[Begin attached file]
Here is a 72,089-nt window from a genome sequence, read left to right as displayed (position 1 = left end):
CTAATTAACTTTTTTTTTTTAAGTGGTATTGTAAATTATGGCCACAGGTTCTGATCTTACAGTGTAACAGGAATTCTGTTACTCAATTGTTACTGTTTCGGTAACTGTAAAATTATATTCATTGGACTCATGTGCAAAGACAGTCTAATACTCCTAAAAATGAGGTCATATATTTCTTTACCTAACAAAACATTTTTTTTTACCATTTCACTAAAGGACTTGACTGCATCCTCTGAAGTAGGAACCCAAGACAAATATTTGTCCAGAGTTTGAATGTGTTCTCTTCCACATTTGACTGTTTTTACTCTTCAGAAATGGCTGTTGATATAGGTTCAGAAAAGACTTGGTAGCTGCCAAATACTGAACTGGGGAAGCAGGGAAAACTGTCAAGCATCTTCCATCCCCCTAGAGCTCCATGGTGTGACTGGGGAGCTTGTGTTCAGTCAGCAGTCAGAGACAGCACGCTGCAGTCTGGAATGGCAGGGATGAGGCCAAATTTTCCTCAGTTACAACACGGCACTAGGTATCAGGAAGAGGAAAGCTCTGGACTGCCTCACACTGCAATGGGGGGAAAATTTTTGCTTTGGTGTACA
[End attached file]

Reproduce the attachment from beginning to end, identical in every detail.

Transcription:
Here is a 72,089-nt window from a genome sequence, read left to right as displayed (position 1 = left end):
CTAATTAACTTTTTTTTTTTAAGTGGTATTGTAAATTATGGCCACAGGTTCTGATCTTACAGTGTAACAGGAATTCTGTTACTCAATTGTTACTGTTTCGGTAACTGTAAAATTATATTCATTGGACTCATGTGCAAAGACAGTCTAATACTCCTAAAAATGAGGTCATATATTTCTTTACCTAACAAAACATTTTTTTTTACCATTTCACTAAAGGACTTGACTGCATCCTCTGAAGTAGGAACCCAAGACAAATATTTGTCCAGAGTTTGAATGTGTTCTCTTCCACATTTGACTGTTTTTACTCTTCAGAAATGGCTGTTGATATAGGTTCAGAAAAGACTTGGTAGCTGCCAAATACTGAACTGGGGAAGCAGGGAAAACTGTCAAGCATCTTCCATCCCCCTAGAGCTCCATGGTGTGACTGGGGAGCTTGTGTTCAGTCAGCAGTCAGAGACAGCACGCTGCAGTCTGGAATGGCAGGGATGAGGCCAAATTTTCCTCAGTTACAACACGGCACTAGGTATCAGGAAGAGGAAAGCTCTGGACTGCCTCACACTGCAATGGGGGGAAAATTTTTGCTTTGGTGTACA